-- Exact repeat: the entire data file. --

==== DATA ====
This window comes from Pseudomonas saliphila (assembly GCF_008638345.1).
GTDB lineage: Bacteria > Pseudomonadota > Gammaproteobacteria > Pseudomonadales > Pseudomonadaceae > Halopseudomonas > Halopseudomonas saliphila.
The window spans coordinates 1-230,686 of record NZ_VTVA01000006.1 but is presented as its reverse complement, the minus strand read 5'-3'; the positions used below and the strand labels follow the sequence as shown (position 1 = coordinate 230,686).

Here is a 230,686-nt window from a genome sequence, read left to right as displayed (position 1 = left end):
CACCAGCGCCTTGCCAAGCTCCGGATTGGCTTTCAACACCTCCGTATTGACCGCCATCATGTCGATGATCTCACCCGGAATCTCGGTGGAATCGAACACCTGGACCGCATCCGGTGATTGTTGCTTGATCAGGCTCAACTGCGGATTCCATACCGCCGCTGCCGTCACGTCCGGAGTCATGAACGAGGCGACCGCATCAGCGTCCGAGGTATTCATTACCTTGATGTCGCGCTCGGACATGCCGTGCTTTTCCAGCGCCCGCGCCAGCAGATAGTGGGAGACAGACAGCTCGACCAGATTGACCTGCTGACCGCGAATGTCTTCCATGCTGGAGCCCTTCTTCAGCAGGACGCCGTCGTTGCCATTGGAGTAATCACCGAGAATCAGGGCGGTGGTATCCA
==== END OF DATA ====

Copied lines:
This window comes from Pseudomonas saliphila (assembly GCF_008638345.1).
GTDB lineage: Bacteria > Pseudomonadota > Gammaproteobacteria > Pseudomonadales > Pseudomonadaceae > Halopseudomonas > Halopseudomonas saliphila.
The window spans coordinates 1-230,686 of record NZ_VTVA01000006.1 but is presented as its reverse complement, the minus strand read 5'-3'; the positions used below and the strand labels follow the sequence as shown (position 1 = coordinate 230,686).

Here is a 230,686-nt window from a genome sequence, read left to right as displayed (position 1 = left end):
CACCAGCGCCTTGCCAAGCTCCGGATTGGCTTTCAACACCTCCGTATTGACCGCCATCATGTCGATGATCTCACCCGGAATCTCGGTGGAATCGAACACCTGGACCGCATCCGGTGATTGTTGCTTGATCAGGCTCAACTGCGGATTCCATACCGCCGCTGCCGTCACGTCCGGAGTCATGAACGAGGCGACCGCATCAGCGTCCGAGGTATTCATTACCTTGATGTCGCGCTCGGACATGCCGTGCTTTTCCAGCGCCCGCGCCAGCAGATAGTGGGAGACAGACAGCTCGACCAGATTGACCTGCTGACCGCGAATGTCTTCCATGCTGGAGCCCTTCTTCAGCAGGACGCCGTCGTTGCCATTGGAGTAATCACCGAGAATCAGGGCGGTGGTATCCA